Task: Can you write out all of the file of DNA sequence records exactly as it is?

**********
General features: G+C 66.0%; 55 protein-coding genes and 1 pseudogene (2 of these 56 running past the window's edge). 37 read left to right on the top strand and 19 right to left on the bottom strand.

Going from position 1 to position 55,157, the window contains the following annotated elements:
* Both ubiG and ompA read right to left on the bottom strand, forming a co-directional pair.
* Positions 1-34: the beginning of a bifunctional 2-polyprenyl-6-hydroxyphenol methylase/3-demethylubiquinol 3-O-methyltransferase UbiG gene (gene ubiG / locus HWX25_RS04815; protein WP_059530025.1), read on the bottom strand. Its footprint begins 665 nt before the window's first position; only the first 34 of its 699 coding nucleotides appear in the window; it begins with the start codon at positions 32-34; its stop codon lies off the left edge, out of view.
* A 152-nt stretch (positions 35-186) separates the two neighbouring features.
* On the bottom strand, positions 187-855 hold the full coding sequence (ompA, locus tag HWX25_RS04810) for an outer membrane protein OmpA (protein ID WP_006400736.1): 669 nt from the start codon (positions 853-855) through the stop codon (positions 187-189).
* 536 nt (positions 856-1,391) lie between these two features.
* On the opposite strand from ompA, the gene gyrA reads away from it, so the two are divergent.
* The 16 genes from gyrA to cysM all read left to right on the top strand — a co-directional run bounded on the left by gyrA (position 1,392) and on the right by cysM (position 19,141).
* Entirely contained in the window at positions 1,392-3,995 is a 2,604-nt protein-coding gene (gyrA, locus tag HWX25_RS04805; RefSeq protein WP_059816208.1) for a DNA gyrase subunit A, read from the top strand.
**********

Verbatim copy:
General features: G+C 66.0%; 55 protein-coding genes and 1 pseudogene (2 of these 56 running past the window's edge). 37 read left to right on the top strand and 19 right to left on the bottom strand.

Going from position 1 to position 55,157, the window contains the following annotated elements:
* Both ubiG and ompA read right to left on the bottom strand, forming a co-directional pair.
* Positions 1-34: the beginning of a bifunctional 2-polyprenyl-6-hydroxyphenol methylase/3-demethylubiquinol 3-O-methyltransferase UbiG gene (gene ubiG / locus HWX25_RS04815; protein WP_059530025.1), read on the bottom strand. Its footprint begins 665 nt before the window's first position; only the first 34 of its 699 coding nucleotides appear in the window; it begins with the start codon at positions 32-34; its stop codon lies off the left edge, out of view.
* A 152-nt stretch (positions 35-186) separates the two neighbouring features.
* On the bottom strand, positions 187-855 hold the full coding sequence (ompA, locus tag HWX25_RS04810) for an outer membrane protein OmpA (protein ID WP_006400736.1): 669 nt from the start codon (positions 853-855) through the stop codon (positions 187-189).
* 536 nt (positions 856-1,391) lie between these two features.
* On the opposite strand from ompA, the gene gyrA reads away from it, so the two are divergent.
* The 16 genes from gyrA to cysM all read left to right on the top strand — a co-directional run bounded on the left by gyrA (position 1,392) and on the right by cysM (position 19,141).
* Entirely contained in the window at positions 1,392-3,995 is a 2,604-nt protein-coding gene (gyrA, locus tag HWX25_RS04805; RefSeq protein WP_059816208.1) for a DNA gyrase subunit A, read from the top strand.